>> Ichimi Ann | Eat the World Los Angeles

Friday, 26 March 2021

Ichimi Ann

JAPAN 🇯🇵

COVID-19 UPDATE: The small space at Ichimi Ann has been reduced to a takeout and pickup counter. There are also now four or five tables with varying degrees of shade out front for eating after you order and pay. The offerings of their menu have been pared down, but seem to be coming back little by little as the darkest days of the shutdown get further behind.

When a place ships fresh Japanese buckwheat across the Pacific in refrigerated cargo containers and even supplies some local South Bay favorites like I-naba with soba, it clues you in to the must order dish offered at Ichimi Ann, which also has "Bamboo Garden" on its sign in English. That soba, while different from a hot pepper for sure, also bursts with flavor on each bite.

The magical noodle they make here is at the same time very light and with high density. In better times the most popular order is probably the simple zaru soba, fresh noodles laid out on a bamboo draining mat (zaru), topped with nori, and served with their beautiful dipping sauce, which pats on your tongue softly with both salty and sweet.

If you are taking your soba home with you, it might make more sense to get it as some kind of hot or cold soup, helping the noodles come back to life after sitting in a container, a process they never desire. On cold evenings bowls of hot niku soba ($13 with tanuki upgrade, above and below) are never a bad way to go. They would not dare serve a broth unworthy of putting on their star noodles, but the way it is both earthy and warming while still being pristine and light is more magic.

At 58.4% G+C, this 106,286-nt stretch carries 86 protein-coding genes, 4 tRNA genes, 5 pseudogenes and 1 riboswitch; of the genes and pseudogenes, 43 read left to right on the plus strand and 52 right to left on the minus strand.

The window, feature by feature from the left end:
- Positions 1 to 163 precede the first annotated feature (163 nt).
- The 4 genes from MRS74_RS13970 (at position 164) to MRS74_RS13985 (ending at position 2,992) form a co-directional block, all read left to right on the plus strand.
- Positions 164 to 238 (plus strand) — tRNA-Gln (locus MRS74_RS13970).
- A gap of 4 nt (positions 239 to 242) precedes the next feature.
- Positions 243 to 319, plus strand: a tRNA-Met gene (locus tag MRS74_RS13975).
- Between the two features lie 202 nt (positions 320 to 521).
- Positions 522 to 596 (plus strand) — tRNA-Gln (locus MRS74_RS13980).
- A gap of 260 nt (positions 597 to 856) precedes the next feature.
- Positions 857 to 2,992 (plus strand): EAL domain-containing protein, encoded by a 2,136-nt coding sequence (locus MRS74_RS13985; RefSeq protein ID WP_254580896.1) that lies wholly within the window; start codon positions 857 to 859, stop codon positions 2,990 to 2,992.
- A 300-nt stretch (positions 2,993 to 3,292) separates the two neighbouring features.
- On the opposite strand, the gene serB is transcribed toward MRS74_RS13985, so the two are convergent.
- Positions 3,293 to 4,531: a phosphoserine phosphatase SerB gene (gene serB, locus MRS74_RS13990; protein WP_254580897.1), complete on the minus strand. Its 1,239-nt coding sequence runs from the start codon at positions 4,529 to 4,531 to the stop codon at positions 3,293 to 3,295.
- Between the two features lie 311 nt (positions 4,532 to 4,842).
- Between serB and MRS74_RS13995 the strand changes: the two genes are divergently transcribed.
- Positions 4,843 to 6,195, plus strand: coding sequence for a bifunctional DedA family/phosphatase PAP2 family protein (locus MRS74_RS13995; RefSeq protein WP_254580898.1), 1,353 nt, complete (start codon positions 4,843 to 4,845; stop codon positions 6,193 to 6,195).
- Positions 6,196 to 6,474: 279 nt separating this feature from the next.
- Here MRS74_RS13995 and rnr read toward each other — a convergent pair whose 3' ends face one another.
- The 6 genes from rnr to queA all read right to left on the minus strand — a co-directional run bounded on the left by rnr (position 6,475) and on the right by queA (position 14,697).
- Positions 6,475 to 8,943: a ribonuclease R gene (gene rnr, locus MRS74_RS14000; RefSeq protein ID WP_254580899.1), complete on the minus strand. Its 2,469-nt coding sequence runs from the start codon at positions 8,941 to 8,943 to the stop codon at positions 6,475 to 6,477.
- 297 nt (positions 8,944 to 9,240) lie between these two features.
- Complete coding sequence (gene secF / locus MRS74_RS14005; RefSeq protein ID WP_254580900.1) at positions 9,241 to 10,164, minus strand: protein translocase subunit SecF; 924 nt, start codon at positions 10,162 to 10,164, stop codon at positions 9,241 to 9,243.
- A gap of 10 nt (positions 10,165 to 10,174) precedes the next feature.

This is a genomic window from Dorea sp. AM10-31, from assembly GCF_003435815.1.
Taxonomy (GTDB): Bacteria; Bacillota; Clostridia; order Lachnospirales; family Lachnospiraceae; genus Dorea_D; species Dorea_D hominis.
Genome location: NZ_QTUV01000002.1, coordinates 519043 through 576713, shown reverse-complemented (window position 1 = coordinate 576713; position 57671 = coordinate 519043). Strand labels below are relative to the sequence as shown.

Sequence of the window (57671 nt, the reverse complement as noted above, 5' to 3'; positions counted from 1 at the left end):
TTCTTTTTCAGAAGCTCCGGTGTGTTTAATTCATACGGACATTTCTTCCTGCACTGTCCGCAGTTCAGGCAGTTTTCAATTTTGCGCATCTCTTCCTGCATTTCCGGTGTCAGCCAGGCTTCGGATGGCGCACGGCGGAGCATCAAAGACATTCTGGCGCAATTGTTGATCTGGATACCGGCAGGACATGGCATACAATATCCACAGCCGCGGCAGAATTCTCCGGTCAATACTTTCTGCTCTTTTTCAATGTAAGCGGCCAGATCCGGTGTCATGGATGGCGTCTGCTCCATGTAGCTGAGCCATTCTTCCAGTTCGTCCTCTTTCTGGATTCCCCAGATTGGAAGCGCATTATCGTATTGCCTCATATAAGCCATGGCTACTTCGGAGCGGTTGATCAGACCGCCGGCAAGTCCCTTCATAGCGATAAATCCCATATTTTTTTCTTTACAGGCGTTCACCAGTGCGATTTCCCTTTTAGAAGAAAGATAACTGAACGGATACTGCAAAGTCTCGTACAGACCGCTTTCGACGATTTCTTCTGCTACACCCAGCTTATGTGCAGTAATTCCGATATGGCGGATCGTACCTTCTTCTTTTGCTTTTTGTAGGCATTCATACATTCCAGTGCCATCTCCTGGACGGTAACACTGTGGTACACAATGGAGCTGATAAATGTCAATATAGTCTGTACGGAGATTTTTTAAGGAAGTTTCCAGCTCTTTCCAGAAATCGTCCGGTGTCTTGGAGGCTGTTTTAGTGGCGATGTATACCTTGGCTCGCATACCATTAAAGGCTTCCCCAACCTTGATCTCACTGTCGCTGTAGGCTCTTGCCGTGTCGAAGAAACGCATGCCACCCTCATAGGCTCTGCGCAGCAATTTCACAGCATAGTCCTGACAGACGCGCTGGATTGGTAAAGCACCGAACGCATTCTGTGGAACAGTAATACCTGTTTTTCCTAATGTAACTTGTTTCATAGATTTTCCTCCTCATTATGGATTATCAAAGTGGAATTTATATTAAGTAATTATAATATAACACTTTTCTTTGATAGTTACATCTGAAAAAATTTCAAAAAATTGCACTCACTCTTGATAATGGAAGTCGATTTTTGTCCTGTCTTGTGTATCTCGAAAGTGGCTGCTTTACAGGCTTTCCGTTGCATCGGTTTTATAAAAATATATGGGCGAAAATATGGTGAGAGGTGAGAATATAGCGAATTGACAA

This bowl is perfect for someone that needs a bit more protein, as ultra-thin slices of beef populate the broth as well. These seasonings are delicate and subtle, allowing the soba to remain of utmost importance in every bite.

When the sun is out and faded Old Town Torrance is not so chilly, it is also a great time to try their cold soba dishes, which also come with clean and pleasant soups that ooze the precision of the country of their origin.

Selections like tsukimi soba ($9.50, below) can be enjoyed any day, not just during the moon viewing events they are named after because of the fresh raw egg that tops the bowl.


If you are in the mood for some tang, try the yuzu oroshi ($12, above) which adds both the namesake citrus and grated daikon to the top of the soba bowl.

Better back with a hot soup base is the ten kake ($15, below) which throws on quite of assortment of their freshly made tempura. This could have probably benefited from having the tempura served on the side so that they do not get soggy, but if you do order it prepare to eat quickly.



For diners that are in the mood for something more hearty on a pandemic-pared down menu, the half-half combo of beef and curry over rice ($10, above) sticks out and does not disappoint. The same thinly cut strips of fatty beef found in the niku soba above are joined by a nice pour of gently seasoned curry.

It was always so much enjoyment to come here, place an order and find a small table or counter seat, but this past year over multiple visits it is quite a feat that Ichimi Ann has been pulling off such good offerings of their food for takeout as well.

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